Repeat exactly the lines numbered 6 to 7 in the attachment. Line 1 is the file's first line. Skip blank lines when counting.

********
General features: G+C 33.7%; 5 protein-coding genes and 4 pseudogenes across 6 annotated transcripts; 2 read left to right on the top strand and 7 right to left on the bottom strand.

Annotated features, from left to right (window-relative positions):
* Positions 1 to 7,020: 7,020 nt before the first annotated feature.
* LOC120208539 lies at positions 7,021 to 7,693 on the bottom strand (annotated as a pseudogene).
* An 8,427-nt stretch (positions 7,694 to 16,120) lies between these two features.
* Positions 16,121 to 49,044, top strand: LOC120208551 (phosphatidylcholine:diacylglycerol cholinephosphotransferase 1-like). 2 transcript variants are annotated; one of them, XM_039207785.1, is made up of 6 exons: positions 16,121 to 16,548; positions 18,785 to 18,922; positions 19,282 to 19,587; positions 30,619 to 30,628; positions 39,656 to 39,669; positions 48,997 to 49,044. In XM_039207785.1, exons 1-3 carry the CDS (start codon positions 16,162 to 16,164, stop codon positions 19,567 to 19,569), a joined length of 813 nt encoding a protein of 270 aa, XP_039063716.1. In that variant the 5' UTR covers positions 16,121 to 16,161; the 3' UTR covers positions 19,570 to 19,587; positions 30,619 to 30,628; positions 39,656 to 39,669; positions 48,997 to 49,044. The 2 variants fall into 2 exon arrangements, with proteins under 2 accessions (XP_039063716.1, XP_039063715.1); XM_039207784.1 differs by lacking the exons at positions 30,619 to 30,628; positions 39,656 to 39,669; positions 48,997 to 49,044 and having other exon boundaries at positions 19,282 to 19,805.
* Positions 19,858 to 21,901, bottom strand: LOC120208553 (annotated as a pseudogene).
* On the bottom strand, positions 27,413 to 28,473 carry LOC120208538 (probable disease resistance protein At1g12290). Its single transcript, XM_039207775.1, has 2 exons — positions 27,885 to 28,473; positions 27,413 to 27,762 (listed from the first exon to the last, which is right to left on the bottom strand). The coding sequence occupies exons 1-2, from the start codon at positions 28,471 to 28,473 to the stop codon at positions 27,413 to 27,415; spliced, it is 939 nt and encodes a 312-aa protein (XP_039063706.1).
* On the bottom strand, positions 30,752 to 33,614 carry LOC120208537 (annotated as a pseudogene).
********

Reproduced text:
* Positions 16,121 to 49,044, top strand: LOC120208551 (phosphatidylcholine:diacylglycerol cholinephosphotransferase 1-like). 2 transcript variants are annotated; one of them, XM_039207785.1, is made up of 6 exons: positions 16,121 to 16,548; positions 18,785 to 18,922; positions 19,282 to 19,587; positions 30,619 to 30,628; positions 39,656 to 39,669; positions 48,997 to 49,044. In XM_039207785.1, exons 1-3 carry the CDS (start codon positions 16,162 to 16,164, stop codon positions 19,567 to 19,569), a joined length of 813 nt encoding a protein of 270 aa, XP_039063716.1. In that variant the 5' UTR covers positions 16,121 to 16,161; the 3' UTR covers positions 19,570 to 19,587; positions 30,619 to 30,628; positions 39,656 to 39,669; positions 48,997 to 49,044. The 2 variants fall into 2 exon arrangements, with proteins under 2 accessions (XP_039063716.1, XP_039063715.1); XM_039207784.1 differs by lacking the exons at positions 30,619 to 30,628; positions 39,656 to 39,669; positions 48,997 to 49,044 and having other exon boundaries at positions 19,282 to 19,805.
* Positions 19,858 to 21,901, bottom strand: LOC120208553 (annotated as a pseudogene).